Cheddar Gorge walk
At almost 400ft (122m) deep and 3 miles (4.8km) long, this is England’s largest gorge, and with its weathered crags and pinnacles, one of our most spectacular natural sights.
Discover one of England's most iconic landscapes
Cheddar Gorge plays host to a varied community of specialised plants and wildlife, many of which you’ll get the chance to spot on this exhilarating circular walk.
National Trust Information Centre, grid ref: ST468543
Take the stony track (Cufic Lane) diagonally opposite the National Trust information Centre/Café Gorge in the lower Gorge area; the gatepost has markings for the Cheddar Gorge walk.
Cheddar Gorge is a great, deep fissure cutting through the Mendip Hills which would have begun forming about one million years ago during the last Ice Age. At the end of the last Ice Age, water from melting glaciers formed a river, which over time started to carve into the limestone rock creating the steep cliffs you see today. The Cheddar Yeo River gradually made its way underground, creating the famous Cheddar caves.
Turn right at the first finger post to join the permissive path leading up through the woods for between 15 and 20 minutes. This ascent is on a stony path with steps in places which can be muddy when wet. Half way up note the large cave off to your left. If very wet a slightly better alternative is to continue past the first finger post, up the track and follow the footpath behind Cufic cottage and then immediately right to follow a parallel path up through the woods (marked on the map with a dashed line ). When you reach the top of the ascent go through the gate and join a wide grassy path leading diagonally upwards (the alternative route joins slightly to the left at this point). Keep the stone wall to your right as you ascend, you will see some wooden marker posts en-route. This was the site of many of the cliff scenes from the film “Jack the Giant Slayer”.
Peregrine falcons are just one of the birds that call the cliffs home which, if you're lucky, you may be able to spot overhead. Buzzards, ravens and jackdaws also nest in the gorge.
Follow the path to the top, through the kissing gate marked with the gorge walk sign. Look back from this point for magnificent views of Cheddar, Glastonbury Tor, the Somerset levels and Bridgwater Bay. The following section is rocky in places and can become very muddy in wet weather. Follow the obvious path along the side of the Gorge before descending via a long set of steps to a deep valley.
The famous Cheddar pink, and other rare plants like rock stonecrop, grow on the cliff edges. Look out for rock rose and herbs such as thyme, wild basil and marjoram on the lower slopes, which have a pleasant scent in hot weather.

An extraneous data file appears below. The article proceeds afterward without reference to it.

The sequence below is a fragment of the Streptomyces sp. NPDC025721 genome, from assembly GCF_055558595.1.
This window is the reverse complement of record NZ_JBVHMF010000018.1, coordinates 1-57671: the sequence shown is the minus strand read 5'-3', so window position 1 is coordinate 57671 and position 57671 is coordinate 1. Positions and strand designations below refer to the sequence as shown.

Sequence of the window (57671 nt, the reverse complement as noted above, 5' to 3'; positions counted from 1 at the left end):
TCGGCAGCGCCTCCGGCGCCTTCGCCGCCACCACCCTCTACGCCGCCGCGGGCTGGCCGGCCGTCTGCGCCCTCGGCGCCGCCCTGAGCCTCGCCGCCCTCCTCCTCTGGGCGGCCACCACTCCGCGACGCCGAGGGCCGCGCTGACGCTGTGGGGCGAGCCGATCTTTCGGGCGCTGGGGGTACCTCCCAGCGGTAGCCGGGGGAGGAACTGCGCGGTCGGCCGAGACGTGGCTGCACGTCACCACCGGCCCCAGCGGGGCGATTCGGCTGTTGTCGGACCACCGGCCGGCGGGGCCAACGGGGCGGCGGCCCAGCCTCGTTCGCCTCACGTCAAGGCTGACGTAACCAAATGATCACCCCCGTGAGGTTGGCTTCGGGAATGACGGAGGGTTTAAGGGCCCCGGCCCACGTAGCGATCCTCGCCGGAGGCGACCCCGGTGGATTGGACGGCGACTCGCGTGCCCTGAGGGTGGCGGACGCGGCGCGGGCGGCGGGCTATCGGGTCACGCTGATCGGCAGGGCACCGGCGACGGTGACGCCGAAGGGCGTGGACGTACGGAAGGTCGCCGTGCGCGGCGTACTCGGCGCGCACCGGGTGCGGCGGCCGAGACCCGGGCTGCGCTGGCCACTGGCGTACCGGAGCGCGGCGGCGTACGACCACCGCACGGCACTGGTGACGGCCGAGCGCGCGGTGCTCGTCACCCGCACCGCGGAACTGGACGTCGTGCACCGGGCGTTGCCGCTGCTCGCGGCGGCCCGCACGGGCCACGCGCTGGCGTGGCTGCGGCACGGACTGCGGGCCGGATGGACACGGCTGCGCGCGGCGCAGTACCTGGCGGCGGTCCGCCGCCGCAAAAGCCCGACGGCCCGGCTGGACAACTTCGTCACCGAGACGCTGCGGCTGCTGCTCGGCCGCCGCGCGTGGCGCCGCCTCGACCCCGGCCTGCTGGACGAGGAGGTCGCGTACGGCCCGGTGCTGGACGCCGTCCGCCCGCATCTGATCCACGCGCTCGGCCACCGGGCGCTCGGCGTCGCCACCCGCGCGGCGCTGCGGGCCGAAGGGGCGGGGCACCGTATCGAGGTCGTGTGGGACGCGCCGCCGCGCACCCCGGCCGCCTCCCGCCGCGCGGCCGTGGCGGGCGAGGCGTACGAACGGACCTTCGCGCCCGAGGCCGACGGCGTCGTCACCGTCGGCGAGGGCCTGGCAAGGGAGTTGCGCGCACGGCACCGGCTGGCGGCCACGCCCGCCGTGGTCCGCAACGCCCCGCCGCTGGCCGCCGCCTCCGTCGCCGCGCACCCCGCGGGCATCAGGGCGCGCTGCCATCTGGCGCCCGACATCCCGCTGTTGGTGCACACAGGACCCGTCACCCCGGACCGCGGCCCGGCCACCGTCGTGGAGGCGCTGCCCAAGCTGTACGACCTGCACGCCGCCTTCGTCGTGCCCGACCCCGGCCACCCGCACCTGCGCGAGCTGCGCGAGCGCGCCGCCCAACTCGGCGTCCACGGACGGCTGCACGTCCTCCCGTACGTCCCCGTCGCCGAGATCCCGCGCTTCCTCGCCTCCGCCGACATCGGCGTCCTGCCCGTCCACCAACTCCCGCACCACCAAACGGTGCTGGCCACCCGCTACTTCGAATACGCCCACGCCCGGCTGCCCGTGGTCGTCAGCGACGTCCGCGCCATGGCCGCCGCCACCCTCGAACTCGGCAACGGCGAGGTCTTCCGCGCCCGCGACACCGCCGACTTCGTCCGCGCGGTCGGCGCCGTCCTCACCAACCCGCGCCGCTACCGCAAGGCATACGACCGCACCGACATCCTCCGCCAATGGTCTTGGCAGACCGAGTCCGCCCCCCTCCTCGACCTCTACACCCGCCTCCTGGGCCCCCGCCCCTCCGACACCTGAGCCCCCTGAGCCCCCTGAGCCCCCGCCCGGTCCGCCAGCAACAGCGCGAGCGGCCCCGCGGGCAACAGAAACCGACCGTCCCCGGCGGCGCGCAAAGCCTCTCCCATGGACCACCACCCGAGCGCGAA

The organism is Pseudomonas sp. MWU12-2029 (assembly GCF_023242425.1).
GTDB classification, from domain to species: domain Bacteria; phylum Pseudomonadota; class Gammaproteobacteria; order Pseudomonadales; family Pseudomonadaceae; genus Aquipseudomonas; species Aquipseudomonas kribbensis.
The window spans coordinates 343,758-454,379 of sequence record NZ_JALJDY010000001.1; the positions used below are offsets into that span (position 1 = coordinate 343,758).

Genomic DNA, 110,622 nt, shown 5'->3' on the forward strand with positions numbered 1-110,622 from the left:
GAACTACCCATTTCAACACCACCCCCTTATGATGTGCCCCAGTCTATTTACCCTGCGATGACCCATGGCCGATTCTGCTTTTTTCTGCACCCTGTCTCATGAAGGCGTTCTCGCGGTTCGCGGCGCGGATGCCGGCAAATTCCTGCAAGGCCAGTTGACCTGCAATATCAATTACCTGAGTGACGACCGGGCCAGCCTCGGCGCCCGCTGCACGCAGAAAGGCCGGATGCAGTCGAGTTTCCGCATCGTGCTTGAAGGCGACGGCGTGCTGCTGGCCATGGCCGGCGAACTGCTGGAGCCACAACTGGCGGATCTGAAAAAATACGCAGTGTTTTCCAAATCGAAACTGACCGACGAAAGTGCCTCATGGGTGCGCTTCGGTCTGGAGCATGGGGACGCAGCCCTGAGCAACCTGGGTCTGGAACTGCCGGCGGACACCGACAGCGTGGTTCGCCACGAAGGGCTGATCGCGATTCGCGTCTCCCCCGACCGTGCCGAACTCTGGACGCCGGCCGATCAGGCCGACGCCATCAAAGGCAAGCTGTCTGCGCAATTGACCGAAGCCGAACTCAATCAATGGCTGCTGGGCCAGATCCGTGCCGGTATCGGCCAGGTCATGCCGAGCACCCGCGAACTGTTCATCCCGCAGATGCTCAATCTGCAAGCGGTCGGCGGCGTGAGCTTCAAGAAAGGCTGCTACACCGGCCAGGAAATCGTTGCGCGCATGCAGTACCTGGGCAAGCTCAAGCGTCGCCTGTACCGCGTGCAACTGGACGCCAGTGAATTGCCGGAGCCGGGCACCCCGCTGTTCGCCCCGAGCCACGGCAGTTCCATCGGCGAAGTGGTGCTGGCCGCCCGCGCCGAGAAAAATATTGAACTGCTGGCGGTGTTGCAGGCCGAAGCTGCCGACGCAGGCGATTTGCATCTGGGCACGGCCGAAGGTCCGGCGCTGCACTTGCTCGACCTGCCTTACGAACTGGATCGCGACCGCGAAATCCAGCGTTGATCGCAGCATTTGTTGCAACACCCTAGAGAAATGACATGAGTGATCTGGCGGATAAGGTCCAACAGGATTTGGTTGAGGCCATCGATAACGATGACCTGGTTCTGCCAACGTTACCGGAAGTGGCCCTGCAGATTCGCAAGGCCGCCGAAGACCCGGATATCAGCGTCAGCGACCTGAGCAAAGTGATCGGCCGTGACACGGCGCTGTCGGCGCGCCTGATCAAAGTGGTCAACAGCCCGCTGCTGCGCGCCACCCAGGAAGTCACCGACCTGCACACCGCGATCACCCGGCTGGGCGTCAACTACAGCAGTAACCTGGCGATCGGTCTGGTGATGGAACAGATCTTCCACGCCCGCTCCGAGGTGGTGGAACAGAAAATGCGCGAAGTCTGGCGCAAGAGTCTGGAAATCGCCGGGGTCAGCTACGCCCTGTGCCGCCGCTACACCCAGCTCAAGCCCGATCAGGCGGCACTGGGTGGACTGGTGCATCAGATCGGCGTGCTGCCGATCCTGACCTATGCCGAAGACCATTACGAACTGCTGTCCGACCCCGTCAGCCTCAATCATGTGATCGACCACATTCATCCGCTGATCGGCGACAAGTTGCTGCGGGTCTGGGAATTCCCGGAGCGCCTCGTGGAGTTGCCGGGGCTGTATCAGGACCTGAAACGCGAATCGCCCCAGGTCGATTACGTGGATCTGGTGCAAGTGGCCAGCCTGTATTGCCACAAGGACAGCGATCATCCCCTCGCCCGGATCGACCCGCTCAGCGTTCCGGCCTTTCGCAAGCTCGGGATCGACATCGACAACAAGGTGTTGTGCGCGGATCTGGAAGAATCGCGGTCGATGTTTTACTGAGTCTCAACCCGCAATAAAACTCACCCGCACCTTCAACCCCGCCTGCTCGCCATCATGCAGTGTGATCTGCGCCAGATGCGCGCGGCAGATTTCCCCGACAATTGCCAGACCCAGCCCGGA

At the bottom of the steps cross a stone stile leading straight ahead (temporarily leaving the waymarked Gorge Walk which turns right here). After crossing the stone stile, the path leads through a wooded area and descends to meet the “Black Rock” stony path. This stretch can become muddy.
Britain's oldest complete skeleton, the Cheddar Man, was found in Goughs Cave in Cheddar Gorge. It is estimated to be 9,000 years old. Other remains dating back even further suggest humans have lived here for a very long time. It is thought the caves under the gorge were used for cheese-making as far back as prehistoric times. Cheddar cheese is still made here using the milk from cows which graze in the pastures around Cheddar.
Where the path joins the stony track turn immediately right through a farm type gate and onto another gate to join the main Gorge road.
Feral Soay sheep live in the gorge. They help to graze the grasslands and scrub, creating a healthy habitat for the rare plants. Originally native to the Scottish island of Soay, the species is a primitive ancestor of the present day domestic sheep.
Carefully cross the road and slightly diagonally to your right join the path which rises to the other side of the Gorge (signposted Draycott and West Mendip Way). This path is steep, rocky and uneven as it rises through the woods.
At the top the path levels out and passes through a gate to join a wide grassy path. Keep to the right; do not follow the West Mendip Way sign which branches off left. Follow the path through a set of high gates with a wooded area to your right with glimpses of the other side of the Gorge beyond. Rise to the brow of the hill before starting to gradually descend. Keep the wire fence to your left and do not approach the sheer side of the Gorge over to your right. At this point you have fantastic 180 degree views. Keep to the obvious wide grassy path for your decent. This section can become exposed in windy weather so ensure you wear suitable layers. Towards the bottom of this section keep your eye out for a rocky outcrop to your right which offers excellent views of the lower Gorge. However, exercise caution – there’s a sheer drop off on the Gorge side.
Follow the rocky path downwards through the woods passing through another tall gate with Pavey’s lookout tower in front of you. Please note Pavey’s lookout tower and Jacob’s Ladder steps are only open to Cheddar Gorge and Caves Explorer Ticket holders.
Before the tower follow the path heading left and downhill through the woods (no signs) to join Lynch Lane. As you join Lynch Lane turn right and then at the end right again to walk down the narrow Lippiatt road.
At the bottom of the Lippiatt at the junction with the main Gorge road turn right to follow the pavement back to the National Trust Information Centre.
National Trust Information Centre, grid ref: ST468543
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